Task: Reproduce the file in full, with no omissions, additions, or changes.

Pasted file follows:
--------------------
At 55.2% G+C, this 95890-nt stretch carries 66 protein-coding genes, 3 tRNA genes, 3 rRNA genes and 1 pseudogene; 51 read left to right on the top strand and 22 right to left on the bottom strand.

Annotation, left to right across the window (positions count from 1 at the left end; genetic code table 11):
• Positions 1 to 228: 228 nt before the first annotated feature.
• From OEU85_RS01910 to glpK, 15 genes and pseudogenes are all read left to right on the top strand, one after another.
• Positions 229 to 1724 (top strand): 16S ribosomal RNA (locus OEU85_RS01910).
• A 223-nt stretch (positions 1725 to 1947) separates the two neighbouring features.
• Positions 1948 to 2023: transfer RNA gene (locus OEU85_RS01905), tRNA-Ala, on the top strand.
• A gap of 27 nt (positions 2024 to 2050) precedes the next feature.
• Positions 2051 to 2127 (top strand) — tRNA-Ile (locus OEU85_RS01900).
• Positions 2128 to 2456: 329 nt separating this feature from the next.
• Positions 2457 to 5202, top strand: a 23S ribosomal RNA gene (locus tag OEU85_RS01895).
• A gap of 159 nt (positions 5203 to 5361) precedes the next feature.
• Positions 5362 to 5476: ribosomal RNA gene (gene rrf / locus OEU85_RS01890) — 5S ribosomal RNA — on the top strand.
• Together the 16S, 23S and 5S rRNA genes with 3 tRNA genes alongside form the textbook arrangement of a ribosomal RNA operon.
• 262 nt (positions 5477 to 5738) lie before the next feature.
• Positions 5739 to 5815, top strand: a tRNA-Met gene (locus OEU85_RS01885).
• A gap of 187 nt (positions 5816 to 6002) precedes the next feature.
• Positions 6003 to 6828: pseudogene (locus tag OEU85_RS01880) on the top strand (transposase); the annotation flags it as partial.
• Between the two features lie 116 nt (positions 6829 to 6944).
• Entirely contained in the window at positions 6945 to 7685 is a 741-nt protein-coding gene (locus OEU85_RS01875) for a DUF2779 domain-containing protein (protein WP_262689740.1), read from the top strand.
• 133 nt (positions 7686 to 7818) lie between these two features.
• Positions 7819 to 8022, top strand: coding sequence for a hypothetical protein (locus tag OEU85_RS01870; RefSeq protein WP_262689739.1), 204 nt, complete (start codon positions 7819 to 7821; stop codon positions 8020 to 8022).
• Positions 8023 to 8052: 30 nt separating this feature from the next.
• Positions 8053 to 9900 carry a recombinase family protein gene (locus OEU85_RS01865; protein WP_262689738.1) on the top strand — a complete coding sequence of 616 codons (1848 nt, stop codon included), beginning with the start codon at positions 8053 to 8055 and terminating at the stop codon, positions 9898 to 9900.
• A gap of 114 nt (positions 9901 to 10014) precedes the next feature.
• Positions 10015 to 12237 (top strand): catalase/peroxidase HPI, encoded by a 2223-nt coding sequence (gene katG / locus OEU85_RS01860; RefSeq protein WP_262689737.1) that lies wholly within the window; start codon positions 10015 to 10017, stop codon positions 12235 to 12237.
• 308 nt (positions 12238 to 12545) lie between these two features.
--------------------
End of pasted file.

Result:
At 55.2% G+C, this 95890-nt stretch carries 66 protein-coding genes, 3 tRNA genes, 3 rRNA genes and 1 pseudogene; 51 read left to right on the top strand and 22 right to left on the bottom strand.

Annotation, left to right across the window (positions count from 1 at the left end; genetic code table 11):
• Positions 1 to 228: 228 nt before the first annotated feature.
• From OEU85_RS01910 to glpK, 15 genes and pseudogenes are all read left to right on the top strand, one after another.
• Positions 229 to 1724 (top strand): 16S ribosomal RNA (locus OEU85_RS01910).
• A 223-nt stretch (positions 1725 to 1947) separates the two neighbouring features.
• Positions 1948 to 2023: transfer RNA gene (locus OEU85_RS01905), tRNA-Ala, on the top strand.
• A gap of 27 nt (positions 2024 to 2050) precedes the next feature.
• Positions 2051 to 2127 (top strand) — tRNA-Ile (locus OEU85_RS01900).
• Positions 2128 to 2456: 329 nt separating this feature from the next.
• Positions 2457 to 5202, top strand: a 23S ribosomal RNA gene (locus tag OEU85_RS01895).
• A gap of 159 nt (positions 5203 to 5361) precedes the next feature.
• Positions 5362 to 5476: ribosomal RNA gene (gene rrf / locus OEU85_RS01890) — 5S ribosomal RNA — on the top strand.
• Together the 16S, 23S and 5S rRNA genes with 3 tRNA genes alongside form the textbook arrangement of a ribosomal RNA operon.
• 262 nt (positions 5477 to 5738) lie before the next feature.
• Positions 5739 to 5815, top strand: a tRNA-Met gene (locus OEU85_RS01885).
• A gap of 187 nt (positions 5816 to 6002) precedes the next feature.
• Positions 6003 to 6828: pseudogene (locus tag OEU85_RS01880) on the top strand (transposase); the annotation flags it as partial.
• Between the two features lie 116 nt (positions 6829 to 6944).
• Entirely contained in the window at positions 6945 to 7685 is a 741-nt protein-coding gene (locus OEU85_RS01875) for a DUF2779 domain-containing protein (protein WP_262689740.1), read from the top strand.
• 133 nt (positions 7686 to 7818) lie between these two features.
• Positions 7819 to 8022, top strand: coding sequence for a hypothetical protein (locus tag OEU85_RS01870; RefSeq protein WP_262689739.1), 204 nt, complete (start codon positions 7819 to 7821; stop codon positions 8020 to 8022).
• Positions 8023 to 8052: 30 nt separating this feature from the next.
• Positions 8053 to 9900 carry a recombinase family protein gene (locus OEU85_RS01865; protein WP_262689738.1) on the top strand — a complete coding sequence of 616 codons (1848 nt, stop codon included), beginning with the start codon at positions 8053 to 8055 and terminating at the stop codon, positions 9898 to 9900.
• A gap of 114 nt (positions 9901 to 10014) precedes the next feature.
• Positions 10015 to 12237 (top strand): catalase/peroxidase HPI, encoded by a 2223-nt coding sequence (gene katG / locus OEU85_RS01860; RefSeq protein WP_262689737.1) that lies wholly within the window; start codon positions 10015 to 10017, stop codon positions 12235 to 12237.
• 308 nt (positions 12238 to 12545) lie between these two features.